Texas boasts the largest whitetail deer herd in the nation numbering somewhere between three and four million animals, but deer were not always so abundant in the state, and they were particularly scarce in deep South Texas.
Jim McAllen whose family has ranched in South Texas since 1791 recalls the early descriptions of the Santa Anita land grant in what is now western Hidalgo County where the McAllen Ranch is located.
McAllen, Rancher, says, "I read one of the old land grants and it talks about there were lions and tigers, but there were no deer on the Santa Anita grant, which was amazing. And why were there no deer? I guess because it was all prairie.
Deep South Texas was primarily grassland once you got past the riparian woodlands along the Rio Grande. It was not until cattle ranching and the subsequent proliferation of mesquite and other brush spreading northward that provided whitetail deer with the browse they thrive on.
The vast swath of land between the Rio Grande and the Nueces River was known historically as the Wild Horse Desert, and it was not until ranches like King Ranch established windmills that deer and other wildlife had a permanent source of water.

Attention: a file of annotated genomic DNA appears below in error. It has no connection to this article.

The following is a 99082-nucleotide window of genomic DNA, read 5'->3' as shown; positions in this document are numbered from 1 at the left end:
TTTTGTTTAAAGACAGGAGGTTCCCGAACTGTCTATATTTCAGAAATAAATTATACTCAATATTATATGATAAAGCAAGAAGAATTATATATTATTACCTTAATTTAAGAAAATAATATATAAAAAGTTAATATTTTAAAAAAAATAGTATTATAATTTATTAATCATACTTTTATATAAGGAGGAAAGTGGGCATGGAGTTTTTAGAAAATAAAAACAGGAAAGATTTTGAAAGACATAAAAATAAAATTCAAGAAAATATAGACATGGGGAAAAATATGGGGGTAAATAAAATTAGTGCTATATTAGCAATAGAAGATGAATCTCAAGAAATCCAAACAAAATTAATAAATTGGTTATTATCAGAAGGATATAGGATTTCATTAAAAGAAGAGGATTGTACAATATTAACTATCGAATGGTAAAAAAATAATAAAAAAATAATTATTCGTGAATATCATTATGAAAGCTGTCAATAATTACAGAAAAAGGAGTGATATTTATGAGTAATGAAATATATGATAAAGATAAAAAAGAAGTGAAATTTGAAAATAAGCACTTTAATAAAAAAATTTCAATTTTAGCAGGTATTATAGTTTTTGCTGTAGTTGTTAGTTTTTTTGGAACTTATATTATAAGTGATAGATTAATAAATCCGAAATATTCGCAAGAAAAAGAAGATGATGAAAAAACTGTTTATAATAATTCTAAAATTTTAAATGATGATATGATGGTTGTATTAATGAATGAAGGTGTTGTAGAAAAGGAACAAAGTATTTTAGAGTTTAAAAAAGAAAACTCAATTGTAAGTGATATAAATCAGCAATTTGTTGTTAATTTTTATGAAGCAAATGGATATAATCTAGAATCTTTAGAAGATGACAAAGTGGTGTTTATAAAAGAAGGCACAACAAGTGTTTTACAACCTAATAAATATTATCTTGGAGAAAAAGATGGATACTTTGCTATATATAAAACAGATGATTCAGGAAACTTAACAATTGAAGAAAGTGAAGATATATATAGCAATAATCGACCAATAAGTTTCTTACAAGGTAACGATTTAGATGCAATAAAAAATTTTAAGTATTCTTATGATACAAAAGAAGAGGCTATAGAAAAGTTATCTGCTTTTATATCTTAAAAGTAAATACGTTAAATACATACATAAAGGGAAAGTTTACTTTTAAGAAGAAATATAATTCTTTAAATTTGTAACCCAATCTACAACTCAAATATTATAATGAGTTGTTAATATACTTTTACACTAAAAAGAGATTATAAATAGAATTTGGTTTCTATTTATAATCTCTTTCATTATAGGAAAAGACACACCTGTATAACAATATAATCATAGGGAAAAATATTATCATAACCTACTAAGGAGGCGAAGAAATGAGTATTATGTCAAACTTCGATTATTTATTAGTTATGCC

Tio Kleberg, great, great, great grandson of King Ranch founder Richard King recalls the scarcity of deer on the fabled ranch.
Kleberg says, "Dad would tell me stories that he and John Armstrong, because he grew up there at the headquarters, Dad did, and they would ride from there down to the point of rocks which is about 15 miles to the mouth of Baffin bay.
They would go riding to hunt and maybe see four or five deer all day long|and today you make that|not ride but drive and you see hundreds of whitetail deer."